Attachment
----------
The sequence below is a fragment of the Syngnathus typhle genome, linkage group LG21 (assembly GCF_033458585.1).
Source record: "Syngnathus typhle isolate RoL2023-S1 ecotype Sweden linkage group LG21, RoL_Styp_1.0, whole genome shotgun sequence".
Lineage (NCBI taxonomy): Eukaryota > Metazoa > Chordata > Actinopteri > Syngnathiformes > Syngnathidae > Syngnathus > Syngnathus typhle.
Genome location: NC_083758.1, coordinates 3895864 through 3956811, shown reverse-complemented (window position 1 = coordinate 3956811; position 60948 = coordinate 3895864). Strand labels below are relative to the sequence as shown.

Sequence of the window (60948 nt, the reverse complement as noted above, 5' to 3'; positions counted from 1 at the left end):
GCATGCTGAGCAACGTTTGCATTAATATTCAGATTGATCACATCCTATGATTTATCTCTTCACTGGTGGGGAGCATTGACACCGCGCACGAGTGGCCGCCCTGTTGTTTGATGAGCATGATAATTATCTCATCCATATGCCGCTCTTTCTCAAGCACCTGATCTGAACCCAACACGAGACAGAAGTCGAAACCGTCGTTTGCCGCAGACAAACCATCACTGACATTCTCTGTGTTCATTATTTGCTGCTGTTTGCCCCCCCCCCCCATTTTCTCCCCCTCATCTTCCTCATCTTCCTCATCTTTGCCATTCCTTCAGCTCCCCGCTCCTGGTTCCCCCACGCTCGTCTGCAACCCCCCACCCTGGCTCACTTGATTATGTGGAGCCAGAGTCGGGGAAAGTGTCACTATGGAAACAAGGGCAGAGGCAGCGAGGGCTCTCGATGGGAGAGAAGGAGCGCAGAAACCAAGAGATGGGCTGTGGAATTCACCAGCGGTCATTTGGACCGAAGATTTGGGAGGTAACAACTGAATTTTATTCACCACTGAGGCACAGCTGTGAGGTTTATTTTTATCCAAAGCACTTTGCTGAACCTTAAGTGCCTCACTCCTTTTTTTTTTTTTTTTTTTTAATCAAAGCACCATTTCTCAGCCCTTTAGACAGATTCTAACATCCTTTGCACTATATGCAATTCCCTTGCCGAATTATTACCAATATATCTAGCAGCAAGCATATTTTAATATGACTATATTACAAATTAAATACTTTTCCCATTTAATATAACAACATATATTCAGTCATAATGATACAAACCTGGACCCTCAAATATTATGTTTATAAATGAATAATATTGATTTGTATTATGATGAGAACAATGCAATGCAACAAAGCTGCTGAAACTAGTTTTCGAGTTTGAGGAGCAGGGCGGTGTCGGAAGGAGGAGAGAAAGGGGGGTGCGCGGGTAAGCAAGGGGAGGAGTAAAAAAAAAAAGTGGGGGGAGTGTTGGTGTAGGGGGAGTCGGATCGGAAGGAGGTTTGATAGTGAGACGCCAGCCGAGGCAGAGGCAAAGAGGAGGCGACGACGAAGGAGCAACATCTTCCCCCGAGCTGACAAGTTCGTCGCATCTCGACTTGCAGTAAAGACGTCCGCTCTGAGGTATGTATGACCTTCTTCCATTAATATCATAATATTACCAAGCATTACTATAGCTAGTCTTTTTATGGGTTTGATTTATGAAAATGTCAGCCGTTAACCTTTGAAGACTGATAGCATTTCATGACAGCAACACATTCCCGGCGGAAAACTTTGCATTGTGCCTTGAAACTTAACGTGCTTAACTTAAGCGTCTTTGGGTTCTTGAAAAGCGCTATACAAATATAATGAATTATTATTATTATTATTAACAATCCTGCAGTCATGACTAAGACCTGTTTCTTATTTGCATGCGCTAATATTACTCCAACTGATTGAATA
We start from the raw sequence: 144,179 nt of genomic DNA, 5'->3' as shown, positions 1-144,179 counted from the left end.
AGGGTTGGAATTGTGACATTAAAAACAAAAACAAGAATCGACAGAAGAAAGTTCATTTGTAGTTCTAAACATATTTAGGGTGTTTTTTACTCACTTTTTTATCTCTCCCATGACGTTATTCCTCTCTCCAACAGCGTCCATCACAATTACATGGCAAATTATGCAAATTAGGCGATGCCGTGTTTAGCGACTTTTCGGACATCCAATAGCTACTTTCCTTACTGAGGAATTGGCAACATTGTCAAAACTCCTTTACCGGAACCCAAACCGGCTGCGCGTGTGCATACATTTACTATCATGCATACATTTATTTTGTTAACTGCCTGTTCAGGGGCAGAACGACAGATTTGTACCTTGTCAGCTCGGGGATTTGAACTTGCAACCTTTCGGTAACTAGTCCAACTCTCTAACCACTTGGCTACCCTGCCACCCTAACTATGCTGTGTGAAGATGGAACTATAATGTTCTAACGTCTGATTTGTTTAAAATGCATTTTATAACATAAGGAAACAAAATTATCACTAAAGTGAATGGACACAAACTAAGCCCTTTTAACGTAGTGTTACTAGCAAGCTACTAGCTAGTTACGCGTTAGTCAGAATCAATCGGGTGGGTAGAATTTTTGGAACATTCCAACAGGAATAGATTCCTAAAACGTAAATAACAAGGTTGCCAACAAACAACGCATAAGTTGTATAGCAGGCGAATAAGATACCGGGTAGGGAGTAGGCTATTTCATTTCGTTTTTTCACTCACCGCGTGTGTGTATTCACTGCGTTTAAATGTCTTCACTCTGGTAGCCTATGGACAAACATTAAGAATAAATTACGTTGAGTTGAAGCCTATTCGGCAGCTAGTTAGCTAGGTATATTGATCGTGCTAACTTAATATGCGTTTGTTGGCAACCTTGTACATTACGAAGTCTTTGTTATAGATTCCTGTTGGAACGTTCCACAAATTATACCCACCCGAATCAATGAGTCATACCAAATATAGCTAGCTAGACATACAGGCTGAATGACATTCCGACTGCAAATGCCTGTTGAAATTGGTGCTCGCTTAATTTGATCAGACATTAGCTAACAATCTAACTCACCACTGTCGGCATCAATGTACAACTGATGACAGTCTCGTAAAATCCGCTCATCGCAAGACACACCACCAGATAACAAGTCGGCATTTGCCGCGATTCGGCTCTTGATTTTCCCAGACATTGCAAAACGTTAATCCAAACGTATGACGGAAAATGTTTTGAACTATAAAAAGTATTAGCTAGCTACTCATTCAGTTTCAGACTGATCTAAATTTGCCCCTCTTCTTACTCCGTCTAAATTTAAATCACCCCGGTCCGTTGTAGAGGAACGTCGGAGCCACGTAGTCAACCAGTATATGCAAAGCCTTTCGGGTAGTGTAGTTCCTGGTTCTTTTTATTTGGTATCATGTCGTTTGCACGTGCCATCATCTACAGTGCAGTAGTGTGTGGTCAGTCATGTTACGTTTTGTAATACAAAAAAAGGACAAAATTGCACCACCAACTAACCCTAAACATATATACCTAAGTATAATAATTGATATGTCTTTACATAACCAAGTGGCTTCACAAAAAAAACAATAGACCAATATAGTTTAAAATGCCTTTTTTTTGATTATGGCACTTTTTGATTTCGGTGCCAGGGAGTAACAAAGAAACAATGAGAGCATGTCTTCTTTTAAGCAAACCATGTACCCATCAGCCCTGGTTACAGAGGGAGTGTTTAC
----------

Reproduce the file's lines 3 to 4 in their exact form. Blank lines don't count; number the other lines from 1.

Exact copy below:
Lineage (NCBI taxonomy): Eukaryota > Metazoa > Chordata > Actinopteri > Syngnathiformes > Syngnathidae > Syngnathus > Syngnathus typhle.
Genome location: NC_083758.1, coordinates 3895864 through 3956811, shown reverse-complemented (window position 1 = coordinate 3956811; position 60948 = coordinate 3895864). Strand labels below are relative to the sequence as shown.